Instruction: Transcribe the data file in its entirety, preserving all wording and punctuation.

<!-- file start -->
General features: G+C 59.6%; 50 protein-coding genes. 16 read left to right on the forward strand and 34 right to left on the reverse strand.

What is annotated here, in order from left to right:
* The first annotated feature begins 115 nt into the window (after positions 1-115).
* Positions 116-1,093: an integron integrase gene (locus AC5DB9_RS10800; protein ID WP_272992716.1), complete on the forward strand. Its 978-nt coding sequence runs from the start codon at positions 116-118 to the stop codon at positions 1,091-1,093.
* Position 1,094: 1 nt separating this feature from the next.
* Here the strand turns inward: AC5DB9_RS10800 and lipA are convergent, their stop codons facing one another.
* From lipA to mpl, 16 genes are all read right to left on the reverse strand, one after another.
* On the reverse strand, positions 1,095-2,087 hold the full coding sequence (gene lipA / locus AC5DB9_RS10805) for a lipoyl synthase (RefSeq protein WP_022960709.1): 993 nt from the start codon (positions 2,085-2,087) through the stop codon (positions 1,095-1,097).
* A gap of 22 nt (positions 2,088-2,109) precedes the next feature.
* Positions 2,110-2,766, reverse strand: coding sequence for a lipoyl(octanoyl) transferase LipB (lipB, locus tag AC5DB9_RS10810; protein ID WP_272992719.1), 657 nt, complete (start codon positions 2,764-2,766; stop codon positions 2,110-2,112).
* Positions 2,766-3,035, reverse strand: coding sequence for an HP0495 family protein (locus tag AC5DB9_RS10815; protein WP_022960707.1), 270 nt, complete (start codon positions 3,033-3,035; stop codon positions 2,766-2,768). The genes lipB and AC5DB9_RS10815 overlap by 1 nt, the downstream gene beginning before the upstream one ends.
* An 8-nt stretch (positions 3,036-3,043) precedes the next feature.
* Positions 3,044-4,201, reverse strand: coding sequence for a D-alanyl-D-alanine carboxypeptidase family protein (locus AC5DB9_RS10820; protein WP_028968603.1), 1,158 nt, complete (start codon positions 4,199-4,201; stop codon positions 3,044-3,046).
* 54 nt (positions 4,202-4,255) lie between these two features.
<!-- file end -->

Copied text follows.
General features: G+C 59.6%; 50 protein-coding genes. 16 read left to right on the forward strand and 34 right to left on the reverse strand.

What is annotated here, in order from left to right:
* The first annotated feature begins 115 nt into the window (after positions 1-115).
* Positions 116-1,093: an integron integrase gene (locus AC5DB9_RS10800; protein ID WP_272992716.1), complete on the forward strand. Its 978-nt coding sequence runs from the start codon at positions 116-118 to the stop codon at positions 1,091-1,093.
* Position 1,094: 1 nt separating this feature from the next.
* Here the strand turns inward: AC5DB9_RS10800 and lipA are convergent, their stop codons facing one another.
* From lipA to mpl, 16 genes are all read right to left on the reverse strand, one after another.
* On the reverse strand, positions 1,095-2,087 hold the full coding sequence (gene lipA / locus AC5DB9_RS10805) for a lipoyl synthase (RefSeq protein WP_022960709.1): 993 nt from the start codon (positions 2,085-2,087) through the stop codon (positions 1,095-1,097).
* A gap of 22 nt (positions 2,088-2,109) precedes the next feature.
* Positions 2,110-2,766, reverse strand: coding sequence for a lipoyl(octanoyl) transferase LipB (lipB, locus tag AC5DB9_RS10810; protein ID WP_272992719.1), 657 nt, complete (start codon positions 2,764-2,766; stop codon positions 2,110-2,112).
* Positions 2,766-3,035, reverse strand: coding sequence for an HP0495 family protein (locus tag AC5DB9_RS10815; protein WP_022960707.1), 270 nt, complete (start codon positions 3,033-3,035; stop codon positions 2,766-2,768). The genes lipB and AC5DB9_RS10815 overlap by 1 nt, the downstream gene beginning before the upstream one ends.
* An 8-nt stretch (positions 3,036-3,043) precedes the next feature.
* Positions 3,044-4,201, reverse strand: coding sequence for a D-alanyl-D-alanine carboxypeptidase family protein (locus AC5DB9_RS10820; protein WP_028968603.1), 1,158 nt, complete (start codon positions 4,199-4,201; stop codon positions 3,044-3,046).
* 54 nt (positions 4,202-4,255) lie between these two features.